[Haskell] Re: Newbie: what are the advantages of Haskell?
Taillefer, Troy (EXP)
troy.taillefer at lmco.com
Fri Apr 27 15:37:10 EDT 2007
>Admittedly, this is phrased in an inflammatory manner, however, the
original sentiment >>is actually pointing out an advantage of Java over
Haskell. Here is the original >>>.paragraph in context:
This not the first inflammatory comment he has made
>>But, Sebastian is right.
Sebastian will be right when I see Chimpanzees coding in Java :)
>> The leap is worth it.
I am not so sure it was for me.
I guess It depends on what you are looking for I have spent the last
year learning Haskell and I have learned some very interesting concepts.
I can't help but wish that Haskell turned out to be a more practical
language for me to code something useful in every time I looked for
Haskell libraries I was a disappointed.
I can't help feeling that last year might have been better
spent learning Erlang (which is this years language for me to learn).
I really enjoy Functional programming (at least until I try to do
something serious then frustration sets in). I can't produce software in
a timely and cost effective fashion without a large body of high
quality, documented and maintained libraries.
I get the feeling that Haskell is for researchers to explore ideas about
programming in but no one is interested in doing The grind work of
cranking out useful basic libraries.
I guess you need borrow some of those Java Chimps :).
Am I the only person on the list that feels this way ?
I guess I am feeling a bit bitter of spending so much time on Haskell
and having so little to show for it.
From: haskell-bounces at haskell.org [mailto:haskell-bounces at haskell.org]
On Behalf Of Al Falloon
Sent: Friday, April 27, 2007 12:19 PM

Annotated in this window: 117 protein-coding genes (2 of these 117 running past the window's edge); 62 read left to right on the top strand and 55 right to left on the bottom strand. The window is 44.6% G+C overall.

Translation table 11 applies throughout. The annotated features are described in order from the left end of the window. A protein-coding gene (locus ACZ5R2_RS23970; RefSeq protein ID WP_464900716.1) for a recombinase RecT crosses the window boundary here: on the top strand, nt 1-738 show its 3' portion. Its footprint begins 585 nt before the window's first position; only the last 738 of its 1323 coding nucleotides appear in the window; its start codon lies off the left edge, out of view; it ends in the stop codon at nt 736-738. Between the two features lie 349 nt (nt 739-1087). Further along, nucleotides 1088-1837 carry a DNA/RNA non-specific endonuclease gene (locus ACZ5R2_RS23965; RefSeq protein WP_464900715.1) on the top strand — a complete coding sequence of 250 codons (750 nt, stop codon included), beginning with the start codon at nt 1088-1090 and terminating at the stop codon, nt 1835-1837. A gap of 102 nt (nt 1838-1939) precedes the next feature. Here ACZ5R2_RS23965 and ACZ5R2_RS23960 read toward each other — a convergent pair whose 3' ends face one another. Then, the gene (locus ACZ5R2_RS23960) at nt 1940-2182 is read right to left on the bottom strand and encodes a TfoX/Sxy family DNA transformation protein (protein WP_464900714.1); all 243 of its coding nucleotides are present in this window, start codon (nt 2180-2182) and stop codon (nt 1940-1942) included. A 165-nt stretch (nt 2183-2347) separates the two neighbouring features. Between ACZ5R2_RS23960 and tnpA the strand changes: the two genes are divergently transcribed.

To: haskell at haskell.org
Cc: haskell at haskell.org
Subject: [Haskell] Re: Newbie: what are the advantages of Haskell?
Taillefer, Troy (EXP) wrote:
> Java sense (i.e. "cut out any feature that can't be understood in five
> minutes by a chimp")
> Got to love comments like this they are constructive, objective,
> mature and accurate.
> Glad we have your expert opinion to give us the gospel.
> Can I get an amen? How about a Hallelujah ?
Admittedly, this is phrased in an inflammatory manner, however, the
original sentiment is actually pointing out an advantage of Java over
Haskell. Here is the original paragraph in context:
Sebastian Sylvan wrote:
> I can sometimes feel that Haskell looses out on not being user
> friendly in the Java sense (i.e. "cut out any feature that can't be
> understood in five minutes by a chimp"). Some things do take some
> effort to learn, but there is a huge payoff for it (it's really
> powerful!). But yeah, there might be plenty of folks who will never
> bother learning about them, and they won't understand your code.
IOW: Java's advanced features are separable from its basic features.
I.e. you can teach Java without teaching generics or anonymous inner
classes. In Haskell, OTOH, you can't even learn how to do IO without
learning Monads, or at least glossing over oddities like a new syntax.
And thats not even getting into issues like statelessness and lazy
So for a new user, Java is the better language. You can get into its
features slowly and as you see the need for them. Haskell requires you
to learn a number of mind-bending concepts right up front. Java has a
gentle learning curve and Haskell has a vertical jump.
But, Sebastian is right. The leap is worth it. Its the same as what
someone once said about LISP: even if you never get to use Haskell
regularly, you will be a better programmer when you finally "get it".
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